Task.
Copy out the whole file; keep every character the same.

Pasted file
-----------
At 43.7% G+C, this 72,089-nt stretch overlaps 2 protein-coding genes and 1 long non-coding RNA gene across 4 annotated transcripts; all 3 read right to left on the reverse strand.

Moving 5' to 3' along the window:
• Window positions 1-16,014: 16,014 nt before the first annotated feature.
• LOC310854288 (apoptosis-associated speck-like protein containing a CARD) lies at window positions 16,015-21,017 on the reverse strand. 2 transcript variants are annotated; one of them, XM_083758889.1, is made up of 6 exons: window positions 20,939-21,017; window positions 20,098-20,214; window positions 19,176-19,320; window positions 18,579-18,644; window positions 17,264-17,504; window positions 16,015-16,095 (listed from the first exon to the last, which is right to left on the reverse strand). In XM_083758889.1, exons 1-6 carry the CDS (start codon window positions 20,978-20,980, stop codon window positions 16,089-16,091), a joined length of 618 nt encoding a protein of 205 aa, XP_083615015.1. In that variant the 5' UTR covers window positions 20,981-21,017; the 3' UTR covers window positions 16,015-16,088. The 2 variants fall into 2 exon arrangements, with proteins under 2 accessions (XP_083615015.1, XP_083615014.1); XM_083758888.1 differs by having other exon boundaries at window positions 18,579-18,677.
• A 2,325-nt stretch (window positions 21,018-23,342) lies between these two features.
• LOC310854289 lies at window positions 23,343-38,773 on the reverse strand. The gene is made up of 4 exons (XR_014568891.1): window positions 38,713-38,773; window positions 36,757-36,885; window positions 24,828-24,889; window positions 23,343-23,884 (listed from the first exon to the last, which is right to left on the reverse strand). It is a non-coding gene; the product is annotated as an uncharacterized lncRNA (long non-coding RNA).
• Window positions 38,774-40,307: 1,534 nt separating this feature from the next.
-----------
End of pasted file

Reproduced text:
At 43.7% G+C, this 72,089-nt stretch overlaps 2 protein-coding genes and 1 long non-coding RNA gene across 4 annotated transcripts; all 3 read right to left on the reverse strand.

Moving 5' to 3' along the window:
• Window positions 1-16,014: 16,014 nt before the first annotated feature.
• LOC310854288 (apoptosis-associated speck-like protein containing a CARD) lies at window positions 16,015-21,017 on the reverse strand. 2 transcript variants are annotated; one of them, XM_083758889.1, is made up of 6 exons: window positions 20,939-21,017; window positions 20,098-20,214; window positions 19,176-19,320; window positions 18,579-18,644; window positions 17,264-17,504; window positions 16,015-16,095 (listed from the first exon to the last, which is right to left on the reverse strand). In XM_083758889.1, exons 1-6 carry the CDS (start codon window positions 20,978-20,980, stop codon window positions 16,089-16,091), a joined length of 618 nt encoding a protein of 205 aa, XP_083615015.1. In that variant the 5' UTR covers window positions 20,981-21,017; the 3' UTR covers window positions 16,015-16,088. The 2 variants fall into 2 exon arrangements, with proteins under 2 accessions (XP_083615015.1, XP_083615014.1); XM_083758888.1 differs by having other exon boundaries at window positions 18,579-18,677.
• A 2,325-nt stretch (window positions 21,018-23,342) lies between these two features.
• LOC310854289 lies at window positions 23,343-38,773 on the reverse strand. The gene is made up of 4 exons (XR_014568891.1): window positions 38,713-38,773; window positions 36,757-36,885; window positions 24,828-24,889; window positions 23,343-23,884 (listed from the first exon to the last, which is right to left on the reverse strand). It is a non-coding gene; the product is annotated as an uncharacterized lncRNA (long non-coding RNA).
• Window positions 38,774-40,307: 1,534 nt separating this feature from the next.